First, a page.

- Stuff happens (in your offices or server rooms – we don't care)
- We get something (hopefully something that surprises and delights us)
If you offer me a landing page design service, I don't care if I get 2 concepts, 3 iterations and 2 user tests. I don't care that you use Word, Paint or Photoshop. I don't even care exactly how you test and validate it. I just want the end product: enough extra customers that I get a positive return on the investment I made when I hired you.
Think about a plumber. Do you ultimately care how many sprockets, washers or pipe sections the plumber fits? Or whether she uses a plumber's wrench, a blowtorch or a specially trained ferret to do the work? All you care about is the end product: the system that reliably and effortlessly delivers hot and cold water on demand to all the places you need it.
Exactly as many clicks as needed
You've probably heard the old rule that it should take only 3 clicks for your visitors to get to what they want. But extensive research has shown that this is nonsense. The number of clicks is much less important than the strength of the information scent. [testimonial]Five clicks that each move tangibly closer to the goal beat any single mystery click.[/testimonial] [headline]A simple formula for structuring most sites[/headline]
- Put yourself in the mind of a critical customer.
- Home/Landing Page: grab their attention and tell them your story: what you do, who you do it for and why anyone should care. This guides them into…
- More about what you do, structured based on how your customers think. In each section, explain what benefits your customers will get from working with you.
- Give strong calls-to-action to help them get what they want – and what you want. This might be registering on your site, buying your product, donating money or downloading a free guide. At the very least, you want to capture their email addresses.
- Add contact details including your phone number. Make it easy for customers and prospects to talk to you. Add directions if they need to find your physical store.
And with that, you have a first draft of your website content and structure.
Note that we haven't yet coloured a single pixel or written a single line of HTML code. We haven't even sketched a screen wireframe. That all comes a little later.
Testing will always tell
If you've followed this process, your first draft is probably already better than a lot of the website copy that's out there. But that's not going to be enough. I want your website to be the best it can be.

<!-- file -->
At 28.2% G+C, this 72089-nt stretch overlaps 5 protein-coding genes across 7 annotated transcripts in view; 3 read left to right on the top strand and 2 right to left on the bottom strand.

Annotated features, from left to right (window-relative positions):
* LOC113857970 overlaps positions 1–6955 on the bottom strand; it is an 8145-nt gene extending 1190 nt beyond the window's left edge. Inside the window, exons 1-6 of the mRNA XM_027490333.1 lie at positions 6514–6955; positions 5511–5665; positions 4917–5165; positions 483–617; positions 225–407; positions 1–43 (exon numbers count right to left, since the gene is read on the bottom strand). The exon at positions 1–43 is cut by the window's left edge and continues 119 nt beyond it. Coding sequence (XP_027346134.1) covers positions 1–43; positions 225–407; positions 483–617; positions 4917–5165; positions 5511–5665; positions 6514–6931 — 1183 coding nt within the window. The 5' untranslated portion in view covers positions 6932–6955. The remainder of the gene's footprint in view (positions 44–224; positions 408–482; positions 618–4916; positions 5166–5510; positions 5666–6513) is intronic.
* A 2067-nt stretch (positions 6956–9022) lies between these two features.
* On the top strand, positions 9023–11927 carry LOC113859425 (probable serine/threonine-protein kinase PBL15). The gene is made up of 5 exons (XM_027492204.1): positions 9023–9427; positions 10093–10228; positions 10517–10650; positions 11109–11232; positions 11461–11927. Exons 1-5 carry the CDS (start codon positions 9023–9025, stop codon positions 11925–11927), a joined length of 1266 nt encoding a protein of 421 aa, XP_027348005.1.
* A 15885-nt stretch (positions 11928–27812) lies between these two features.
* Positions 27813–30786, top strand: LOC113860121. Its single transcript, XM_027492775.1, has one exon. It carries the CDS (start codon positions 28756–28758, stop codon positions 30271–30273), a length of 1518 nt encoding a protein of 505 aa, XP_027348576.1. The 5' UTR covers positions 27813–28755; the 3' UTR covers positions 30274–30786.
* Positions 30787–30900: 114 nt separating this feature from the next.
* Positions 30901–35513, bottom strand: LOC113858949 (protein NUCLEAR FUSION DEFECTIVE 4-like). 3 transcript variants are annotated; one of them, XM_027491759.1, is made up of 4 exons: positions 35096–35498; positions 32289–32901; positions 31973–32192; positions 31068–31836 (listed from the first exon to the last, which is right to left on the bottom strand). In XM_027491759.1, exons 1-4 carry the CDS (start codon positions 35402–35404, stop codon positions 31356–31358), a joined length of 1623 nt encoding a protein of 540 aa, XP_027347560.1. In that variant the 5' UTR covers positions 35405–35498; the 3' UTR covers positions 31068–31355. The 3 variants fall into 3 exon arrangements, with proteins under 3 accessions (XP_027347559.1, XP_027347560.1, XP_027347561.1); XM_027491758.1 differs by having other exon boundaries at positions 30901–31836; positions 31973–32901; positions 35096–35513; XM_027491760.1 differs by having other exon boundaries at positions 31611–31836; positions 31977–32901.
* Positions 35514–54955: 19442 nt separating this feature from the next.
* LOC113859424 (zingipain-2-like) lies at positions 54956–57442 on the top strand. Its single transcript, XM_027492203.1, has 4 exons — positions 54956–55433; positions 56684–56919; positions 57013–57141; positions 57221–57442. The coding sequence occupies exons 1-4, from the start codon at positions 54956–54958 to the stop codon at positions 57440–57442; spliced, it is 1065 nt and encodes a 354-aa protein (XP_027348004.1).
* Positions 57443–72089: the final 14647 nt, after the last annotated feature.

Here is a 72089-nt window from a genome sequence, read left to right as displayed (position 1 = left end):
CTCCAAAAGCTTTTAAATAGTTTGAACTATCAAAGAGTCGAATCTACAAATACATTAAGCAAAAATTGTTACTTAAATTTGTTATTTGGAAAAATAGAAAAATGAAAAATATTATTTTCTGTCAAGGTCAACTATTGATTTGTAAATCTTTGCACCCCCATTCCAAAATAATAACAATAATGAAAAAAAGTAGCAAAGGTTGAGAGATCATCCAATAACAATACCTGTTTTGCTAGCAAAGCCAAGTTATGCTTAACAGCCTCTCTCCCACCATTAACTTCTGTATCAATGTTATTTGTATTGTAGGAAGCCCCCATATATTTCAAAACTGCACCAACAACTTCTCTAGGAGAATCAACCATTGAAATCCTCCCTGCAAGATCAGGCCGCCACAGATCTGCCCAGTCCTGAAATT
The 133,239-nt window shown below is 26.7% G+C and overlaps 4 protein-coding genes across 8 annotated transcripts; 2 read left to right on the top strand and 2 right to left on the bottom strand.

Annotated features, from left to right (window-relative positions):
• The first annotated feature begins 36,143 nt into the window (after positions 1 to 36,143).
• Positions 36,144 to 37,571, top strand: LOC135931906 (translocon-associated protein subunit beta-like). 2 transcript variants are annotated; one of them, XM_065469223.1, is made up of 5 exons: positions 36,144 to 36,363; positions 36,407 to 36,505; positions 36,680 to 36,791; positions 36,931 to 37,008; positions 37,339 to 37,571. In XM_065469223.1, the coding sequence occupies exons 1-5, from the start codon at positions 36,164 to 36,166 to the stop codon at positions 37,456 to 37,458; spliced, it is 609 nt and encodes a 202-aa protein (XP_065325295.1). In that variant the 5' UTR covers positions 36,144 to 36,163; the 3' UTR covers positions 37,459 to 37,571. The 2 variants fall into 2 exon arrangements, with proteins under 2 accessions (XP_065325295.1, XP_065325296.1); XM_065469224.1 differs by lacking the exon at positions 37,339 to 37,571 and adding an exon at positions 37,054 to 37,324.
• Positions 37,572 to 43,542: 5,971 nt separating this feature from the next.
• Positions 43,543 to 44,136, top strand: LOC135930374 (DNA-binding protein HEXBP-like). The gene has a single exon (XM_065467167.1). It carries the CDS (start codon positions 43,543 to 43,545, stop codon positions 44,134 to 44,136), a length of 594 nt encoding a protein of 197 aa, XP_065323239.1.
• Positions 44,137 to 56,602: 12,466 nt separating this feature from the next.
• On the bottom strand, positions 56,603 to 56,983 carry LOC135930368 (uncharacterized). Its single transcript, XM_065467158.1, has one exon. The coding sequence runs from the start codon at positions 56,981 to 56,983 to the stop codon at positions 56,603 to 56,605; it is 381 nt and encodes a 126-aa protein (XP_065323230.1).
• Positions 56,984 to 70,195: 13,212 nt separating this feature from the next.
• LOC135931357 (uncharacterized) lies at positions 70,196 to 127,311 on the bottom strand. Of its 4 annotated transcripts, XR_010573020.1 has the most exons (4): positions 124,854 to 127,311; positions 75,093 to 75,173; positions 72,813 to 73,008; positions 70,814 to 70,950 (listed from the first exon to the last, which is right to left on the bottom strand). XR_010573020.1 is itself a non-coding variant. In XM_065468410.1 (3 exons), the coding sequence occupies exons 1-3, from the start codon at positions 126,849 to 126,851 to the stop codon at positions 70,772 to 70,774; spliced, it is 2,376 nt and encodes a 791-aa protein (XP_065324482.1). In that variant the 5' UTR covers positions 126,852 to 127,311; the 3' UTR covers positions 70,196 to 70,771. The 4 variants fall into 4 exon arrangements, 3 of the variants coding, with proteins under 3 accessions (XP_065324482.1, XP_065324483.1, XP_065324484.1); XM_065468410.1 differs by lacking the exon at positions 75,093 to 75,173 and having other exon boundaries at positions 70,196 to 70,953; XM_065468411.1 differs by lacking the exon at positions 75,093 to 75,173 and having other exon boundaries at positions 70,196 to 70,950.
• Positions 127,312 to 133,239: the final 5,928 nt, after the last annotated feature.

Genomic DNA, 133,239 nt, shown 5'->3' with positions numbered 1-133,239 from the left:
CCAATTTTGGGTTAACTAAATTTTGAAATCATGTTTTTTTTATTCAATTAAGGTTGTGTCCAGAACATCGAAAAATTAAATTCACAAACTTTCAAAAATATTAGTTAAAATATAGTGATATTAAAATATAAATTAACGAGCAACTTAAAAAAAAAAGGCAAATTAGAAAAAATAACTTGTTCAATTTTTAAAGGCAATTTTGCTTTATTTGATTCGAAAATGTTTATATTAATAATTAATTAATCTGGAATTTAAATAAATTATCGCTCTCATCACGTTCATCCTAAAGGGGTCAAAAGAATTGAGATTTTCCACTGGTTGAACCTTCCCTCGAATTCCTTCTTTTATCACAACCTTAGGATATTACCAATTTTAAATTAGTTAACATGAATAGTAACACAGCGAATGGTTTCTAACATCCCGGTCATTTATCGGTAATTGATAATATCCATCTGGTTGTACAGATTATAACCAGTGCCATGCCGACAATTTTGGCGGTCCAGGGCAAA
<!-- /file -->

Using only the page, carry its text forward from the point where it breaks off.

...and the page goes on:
So now you're going to hone your copy with the whetstone of testing.
Take what you've written and get it in front of real people. People from outside of your company. This can be scary, but it's the single most valuable thing you can do. I'm serious. There's no activity that will bring you more insights per minute.
Three ideas for how to do this right now:
- Skype video call with screen-sharing
- While you're on the phone with someone, share it as a Google Doc and edit it in front of their eyes
- Sit down with someone with your work on your laptop, tablet or print out. You can grab friends at home or strangers in a coffee shop.
The key is that you want real time feedback. Don't just fire off an email and ask for comments. You want to pay attention as they're reading.
Ask your victim volunteer to read it aloud and also to share their thoughts as they go. Look out for sentences they find confusing. Get them to tell you every time their bullshit alarm sounds. And also what they found most convincing or persuasive. Make sure they let you know when they'd stop reading if you weren't sat with them. And what questions they have remaining. Watch out for unsaid cues too – do they sit up or slump? Do their eyes glow or do they glaze over? Especially look for everything you can cut away, while leaving the key information intact.
All these clues will help to guide you as you edit and iterate.
Make notes straight after the test. Every customer you speak to gives you a chance to edit and refine your assumptions. Go back and amend your visitors' intentions list. Add any new ideas for handling the intentions and cross off ideas that don't work.
Repeat until head falls off.
In case you haven't followed this through step-by-step, here's a quick run down of the 7 steps:
- Identify your critical visitors – the ones that bring you money
- Understand their intentions and psychographics (think like the fish)
- Prioritise how you're going to meet their intentions
- Hack your way to writing like a human
- Structure the information so your visitors can follow their noses
- Let your navigation tell your story
- Test your draft… and then keep iterating and improving
If you haven't done it yet, give it a try. It sounds like a lot of work but, in my experience, you can bash out a first draft in short order and it will save you weeks of mucking about and soul-searching later down the line. The last place you want to be on launch day is tearing your hair out in front of a blank screen, trying to write content to fill empty pages.
Try setting a timer for 25 minutes each morning. For those 25 minutes you're going to work through the 7 steps like you're on fire. Don't have 25 minutes? Do it for 15. Do it for 5. Just do it.
OK, if you take nothing else away from this, I want you to leave with these three ideas. Three ideas that will change your life:
1. Think like the fish, not like the fisherman 2. Hack your way to writing like a human 3. Invest in testing for the best returns
Thanks for reading! Please let me know how you got on with this in the comments.